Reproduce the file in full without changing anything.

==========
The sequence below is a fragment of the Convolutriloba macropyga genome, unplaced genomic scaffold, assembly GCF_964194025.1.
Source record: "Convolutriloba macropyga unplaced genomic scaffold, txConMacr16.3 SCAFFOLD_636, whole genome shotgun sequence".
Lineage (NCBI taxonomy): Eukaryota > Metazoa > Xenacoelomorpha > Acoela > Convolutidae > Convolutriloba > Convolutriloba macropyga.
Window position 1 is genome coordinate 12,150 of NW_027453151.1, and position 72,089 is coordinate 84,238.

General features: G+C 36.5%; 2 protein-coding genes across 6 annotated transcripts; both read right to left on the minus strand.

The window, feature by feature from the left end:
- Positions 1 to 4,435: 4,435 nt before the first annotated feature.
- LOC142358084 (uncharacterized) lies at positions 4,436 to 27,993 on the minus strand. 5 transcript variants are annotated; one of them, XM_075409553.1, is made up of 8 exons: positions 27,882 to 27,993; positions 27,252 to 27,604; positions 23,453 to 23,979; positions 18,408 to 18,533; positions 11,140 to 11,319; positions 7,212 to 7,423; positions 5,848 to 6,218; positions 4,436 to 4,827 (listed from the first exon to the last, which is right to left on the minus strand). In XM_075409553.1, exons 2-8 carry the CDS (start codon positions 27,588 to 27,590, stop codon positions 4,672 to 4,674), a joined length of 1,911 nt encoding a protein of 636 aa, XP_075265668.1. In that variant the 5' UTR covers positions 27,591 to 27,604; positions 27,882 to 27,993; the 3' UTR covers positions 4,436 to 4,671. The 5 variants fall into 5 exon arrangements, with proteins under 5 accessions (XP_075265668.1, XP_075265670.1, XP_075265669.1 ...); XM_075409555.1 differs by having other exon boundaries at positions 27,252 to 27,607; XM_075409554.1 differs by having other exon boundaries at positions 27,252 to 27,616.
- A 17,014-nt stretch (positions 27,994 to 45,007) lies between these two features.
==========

The sequence below is a fragment of the Convolutriloba macropyga genome, unplaced genomic scaffold, assembly GCF_964194025.1.
Source record: "Convolutriloba macropyga unplaced genomic scaffold, txConMacr16.3 SCAFFOLD_636, whole genome shotgun sequence".
Lineage (NCBI taxonomy): Eukaryota > Metazoa > Xenacoelomorpha > Acoela > Convolutidae > Convolutriloba > Convolutriloba macropyga.
Window position 1 is genome coordinate 12,150 of NW_027453151.1, and position 72,089 is coordinate 84,238.

General features: G+C 36.5%; 2 protein-coding genes across 6 annotated transcripts; both read right to left on the minus strand.

The window, feature by feature from the left end:
- Positions 1 to 4,435: 4,435 nt before the first annotated feature.
- LOC142358084 (uncharacterized) lies at positions 4,436 to 27,993 on the minus strand. 5 transcript variants are annotated; one of them, XM_075409553.1, is made up of 8 exons: positions 27,882 to 27,993; positions 27,252 to 27,604; positions 23,453 to 23,979; positions 18,408 to 18,533; positions 11,140 to 11,319; positions 7,212 to 7,423; positions 5,848 to 6,218; positions 4,436 to 4,827 (listed from the first exon to the last, which is right to left on the minus strand). In XM_075409553.1, exons 2-8 carry the CDS (start codon positions 27,588 to 27,590, stop codon positions 4,672 to 4,674), a joined length of 1,911 nt encoding a protein of 636 aa, XP_075265668.1. In that variant the 5' UTR covers positions 27,591 to 27,604; positions 27,882 to 27,993; the 3' UTR covers positions 4,436 to 4,671. The 5 variants fall into 5 exon arrangements, with proteins under 5 accessions (XP_075265668.1, XP_075265670.1, XP_075265669.1 ...); XM_075409555.1 differs by having other exon boundaries at positions 27,252 to 27,607; XM_075409554.1 differs by having other exon boundaries at positions 27,252 to 27,616.
- A 17,014-nt stretch (positions 27,994 to 45,007) lies between these two features.